ICoCA oversight mechanism, together with the Code principles and certification to recognise professional standards, offers a solution that is proactive and preventative rather than reactive, and which upholds and promotes the highest standards in the private security industry. ICoCA offers reassurance that its Members will behave responsibly and respect the International Code of Conduct.

There are also clear benefits to organisations and companies who employ private security companies in knowing that the private security company is ICoCA certified. These include all the benefits that come with the high standards that certified private security company will bring in relation to the protection of human rights, but also a practical solution in reducing their own due diligence burden.


What are the advantages that could accrue to governments that give preference to ICoCA companies in their direct procurement of security services and in similarly conditioning entities with which they contract them to contract ICoCA- companies for their security needs? 

The UK is a home state, with many market-leading private security companies based in the UK. It is also a contracting state that hires private security companies to protect diplomatic missions overseas. It is important that these companies work to high standards and act in accordance with the Code of Conduct, the Montreux Document and the standards which flow from them. We encourage ICoCA membership where necessary and have ICoCA Members protecting some of our diplomatic missions overseas.

The standards provide assurance that private security companies are delivering their front-line services in a way that respects human rights. They also help those who contract these services distinguish between security companies working to high standards that operate in accordance with human rights and those that don’t behave responsibly and don’t respect the Code of Conduct.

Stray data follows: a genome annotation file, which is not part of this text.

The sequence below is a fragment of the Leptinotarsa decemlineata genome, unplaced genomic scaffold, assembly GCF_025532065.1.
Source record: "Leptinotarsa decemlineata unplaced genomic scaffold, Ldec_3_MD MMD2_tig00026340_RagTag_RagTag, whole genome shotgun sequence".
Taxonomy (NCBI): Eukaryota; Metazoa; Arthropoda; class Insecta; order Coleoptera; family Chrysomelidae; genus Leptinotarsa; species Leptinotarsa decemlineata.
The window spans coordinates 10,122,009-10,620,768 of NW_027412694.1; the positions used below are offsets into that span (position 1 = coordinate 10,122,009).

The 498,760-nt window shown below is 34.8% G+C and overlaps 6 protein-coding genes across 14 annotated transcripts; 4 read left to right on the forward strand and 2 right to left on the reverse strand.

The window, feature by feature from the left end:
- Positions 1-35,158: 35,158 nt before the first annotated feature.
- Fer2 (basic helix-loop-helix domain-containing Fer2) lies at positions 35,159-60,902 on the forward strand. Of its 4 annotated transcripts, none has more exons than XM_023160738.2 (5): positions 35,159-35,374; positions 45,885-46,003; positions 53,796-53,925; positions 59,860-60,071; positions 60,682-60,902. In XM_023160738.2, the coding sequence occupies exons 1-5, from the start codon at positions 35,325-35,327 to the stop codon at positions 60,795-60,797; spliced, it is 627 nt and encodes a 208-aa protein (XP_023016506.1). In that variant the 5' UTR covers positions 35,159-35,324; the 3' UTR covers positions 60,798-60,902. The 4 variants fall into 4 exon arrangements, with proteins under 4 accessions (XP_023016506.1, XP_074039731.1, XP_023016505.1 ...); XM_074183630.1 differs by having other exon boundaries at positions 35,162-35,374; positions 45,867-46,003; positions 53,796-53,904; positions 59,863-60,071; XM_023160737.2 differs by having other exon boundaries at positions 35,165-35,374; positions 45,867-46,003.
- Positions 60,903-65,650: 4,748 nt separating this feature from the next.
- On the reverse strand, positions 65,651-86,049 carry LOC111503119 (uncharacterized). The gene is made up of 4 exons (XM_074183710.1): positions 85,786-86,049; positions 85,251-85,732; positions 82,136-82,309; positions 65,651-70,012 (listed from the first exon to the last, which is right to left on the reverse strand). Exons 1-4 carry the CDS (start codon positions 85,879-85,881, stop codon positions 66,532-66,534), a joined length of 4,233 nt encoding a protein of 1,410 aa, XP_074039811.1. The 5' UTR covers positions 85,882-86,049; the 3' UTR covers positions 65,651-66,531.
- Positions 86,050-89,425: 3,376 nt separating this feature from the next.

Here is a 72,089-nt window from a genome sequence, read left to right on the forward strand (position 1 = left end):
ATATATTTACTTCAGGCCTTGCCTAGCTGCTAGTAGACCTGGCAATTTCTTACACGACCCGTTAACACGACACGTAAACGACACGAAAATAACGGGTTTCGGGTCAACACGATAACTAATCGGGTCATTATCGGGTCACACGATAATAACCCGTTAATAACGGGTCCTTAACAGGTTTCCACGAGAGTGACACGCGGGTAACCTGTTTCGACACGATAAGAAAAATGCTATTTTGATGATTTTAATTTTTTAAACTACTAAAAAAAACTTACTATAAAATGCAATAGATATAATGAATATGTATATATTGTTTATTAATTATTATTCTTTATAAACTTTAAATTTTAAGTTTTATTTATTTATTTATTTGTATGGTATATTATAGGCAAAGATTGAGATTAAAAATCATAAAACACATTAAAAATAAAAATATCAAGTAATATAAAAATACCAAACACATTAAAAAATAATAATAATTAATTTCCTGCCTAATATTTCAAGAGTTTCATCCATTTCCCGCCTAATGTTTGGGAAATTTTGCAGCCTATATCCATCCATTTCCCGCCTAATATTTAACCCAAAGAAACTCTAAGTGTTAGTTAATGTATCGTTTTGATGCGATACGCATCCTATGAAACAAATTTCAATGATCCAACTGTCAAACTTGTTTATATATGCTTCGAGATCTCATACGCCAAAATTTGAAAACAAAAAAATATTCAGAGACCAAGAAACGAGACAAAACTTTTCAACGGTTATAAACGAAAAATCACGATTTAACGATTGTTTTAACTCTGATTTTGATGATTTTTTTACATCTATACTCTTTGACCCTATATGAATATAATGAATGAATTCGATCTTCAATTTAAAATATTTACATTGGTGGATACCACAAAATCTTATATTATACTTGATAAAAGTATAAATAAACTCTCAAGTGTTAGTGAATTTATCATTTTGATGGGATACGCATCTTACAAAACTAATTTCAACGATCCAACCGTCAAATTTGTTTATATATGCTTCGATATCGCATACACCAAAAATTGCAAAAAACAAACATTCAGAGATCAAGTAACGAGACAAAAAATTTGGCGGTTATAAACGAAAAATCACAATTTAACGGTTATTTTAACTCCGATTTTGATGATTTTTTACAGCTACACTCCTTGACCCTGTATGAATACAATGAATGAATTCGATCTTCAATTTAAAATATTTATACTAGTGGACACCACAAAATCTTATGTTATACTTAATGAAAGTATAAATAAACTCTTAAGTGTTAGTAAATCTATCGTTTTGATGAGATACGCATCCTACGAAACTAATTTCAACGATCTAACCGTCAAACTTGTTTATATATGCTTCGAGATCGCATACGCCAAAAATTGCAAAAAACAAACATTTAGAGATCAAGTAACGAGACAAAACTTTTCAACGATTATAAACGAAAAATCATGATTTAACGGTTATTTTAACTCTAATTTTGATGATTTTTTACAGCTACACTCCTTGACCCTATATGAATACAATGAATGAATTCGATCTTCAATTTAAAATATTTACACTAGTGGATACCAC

How has UK government’s project support been impactful for ICoCA, why has it increased this support over the years, who has benefited from this and how? 

The nature of the work of private security companies means they are exposed to considerable human rights risks and challenges, which may pose a risk within the communities they work. There are also risks to the reputation of both private security companies and the organisations for which they work. The UK has increased its support to ICoCA over the years to help drive improvements in standards and to change behaviours to ensure human rights are protected.

This has included providing funding for the Prevention of Sexual, Exploitation and Abuse (PSEA) guide for Private Security Providers which was published in 2019. To boost the impact of the guide, in 2022, we funded an online training package including its translation into Arabic, Chinese, French, Portuguese, Russian, Somali, Spanish and Swahili. Many private security companies have made this training mandatory for their employees. We are very pleased with the success of this training and, in 2022, 1,800 individuals from 52 companies across Africa, Europe and Middle East completed it, building their capacity on how to deal with sexual violence and to prevent abuses from occurring.